Staff Reports , Paper 304

Working Paper
Bank size, collateral, and net purchase behavior in the federal funds market: empirical evidence a note

Working Papers , Paper 87-12

Report
Liquidity and leverage

In a financial system in which balance sheets are continuously marked to market, asset price changes appear immediately as changes in net worth, prompting financial intermediaries to adjust the size of their balance sheets. We present evidence that marked-to-market leverage is strongly procyclical and argue that such behavior has aggregate consequences. Changes in dealer repurchase agreements (repos) -the primary margin of adjustment for the aggregate balance sheets of intermediaries - forecast changes in financial market risk as measured by the innovations in the Chicago Board Options ...
Staff Reports , Paper 328

Journal Article
Regulation’s role in bank changes

This is the first article in a series which explores the changing role of banks in the financial intermediation process. It accompanies a Liberty Street Blog series. Both discuss the complexity of the credit intermediation chain associated with securitization and note the growing participation of nonbank entities within it. These series also discuss implications for monitoring and rulemaking going forward. In the article, the author argues that government involvement has been a significant factor in financial innovation and describes a number of the regulatory, legal, and policy decisions ...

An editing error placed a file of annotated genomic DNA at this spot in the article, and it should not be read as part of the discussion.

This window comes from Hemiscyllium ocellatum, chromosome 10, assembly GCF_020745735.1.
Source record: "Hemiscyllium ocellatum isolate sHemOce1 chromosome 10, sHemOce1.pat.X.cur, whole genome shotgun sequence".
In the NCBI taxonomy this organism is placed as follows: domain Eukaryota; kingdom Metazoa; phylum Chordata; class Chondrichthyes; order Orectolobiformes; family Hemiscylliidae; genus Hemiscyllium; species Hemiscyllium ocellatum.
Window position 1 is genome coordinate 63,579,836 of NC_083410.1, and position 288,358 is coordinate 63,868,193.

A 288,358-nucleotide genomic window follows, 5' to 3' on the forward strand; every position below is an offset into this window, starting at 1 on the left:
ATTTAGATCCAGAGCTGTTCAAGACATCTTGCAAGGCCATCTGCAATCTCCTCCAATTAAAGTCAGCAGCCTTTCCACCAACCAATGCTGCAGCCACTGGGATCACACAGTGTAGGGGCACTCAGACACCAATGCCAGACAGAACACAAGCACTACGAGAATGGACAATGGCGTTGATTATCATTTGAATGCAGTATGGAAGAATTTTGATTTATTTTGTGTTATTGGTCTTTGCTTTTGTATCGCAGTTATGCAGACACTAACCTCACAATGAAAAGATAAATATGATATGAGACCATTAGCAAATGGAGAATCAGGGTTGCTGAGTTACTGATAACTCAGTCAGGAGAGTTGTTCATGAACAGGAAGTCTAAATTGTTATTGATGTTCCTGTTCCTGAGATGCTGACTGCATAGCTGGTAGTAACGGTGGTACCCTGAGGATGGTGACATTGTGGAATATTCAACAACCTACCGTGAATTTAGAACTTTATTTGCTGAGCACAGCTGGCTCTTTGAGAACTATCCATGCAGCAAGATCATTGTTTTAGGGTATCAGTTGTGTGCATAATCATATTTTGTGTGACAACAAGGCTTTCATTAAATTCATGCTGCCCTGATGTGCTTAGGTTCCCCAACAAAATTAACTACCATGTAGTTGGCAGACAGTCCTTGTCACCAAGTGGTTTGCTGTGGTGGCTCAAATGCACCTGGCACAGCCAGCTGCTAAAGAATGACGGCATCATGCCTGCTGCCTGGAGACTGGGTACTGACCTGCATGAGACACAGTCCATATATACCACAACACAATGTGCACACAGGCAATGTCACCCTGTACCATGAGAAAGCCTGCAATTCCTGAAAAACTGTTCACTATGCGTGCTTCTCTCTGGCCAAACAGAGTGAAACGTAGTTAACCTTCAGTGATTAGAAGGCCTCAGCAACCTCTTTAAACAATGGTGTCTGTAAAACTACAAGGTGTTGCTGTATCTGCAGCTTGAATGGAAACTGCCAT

Economic Policy Review , Issue Jul , Pages 13-20

Journal Article
An examination of Treasury term investment interest rates

In November 2003, the Term Investment Option (TIO) program became an official cash management tool of the U.S. Treasury Department. Through TIO, the Treasury lends funds to banks for a set number of days at an interest rate determined by a single-rate auction. One reason why the Treasury introduced TIO was to try to earn a market rate of return on its excess cash balances. This article studies 166 TIO auctions from November 2003 to February 2006 to determine how TIO interest rates have compared with market rates. The author investigates the spread between TIO rates and rates on ...
Economic Policy Review , Volume 13 , Issue Mar , Pages 19-32

Report
How do stock repurchases affect bank holding company performance?

Using data from bank holding company regulatory reports, we examine the relationship between stock repurchases and financial performance for a large sample of bank holding companies over the years 1987 to 1998. The primary result is that higher levels of repurchases in one year are associated with higher profitability and a lower share of problem loans in the subsequent year. This finding is robust to several different ways of measuring share repurchase activity. Our results appear to be driven primarily by bank holding companies with publicly traded stock, especially those companies whose ...
Staff Reports , Paper 123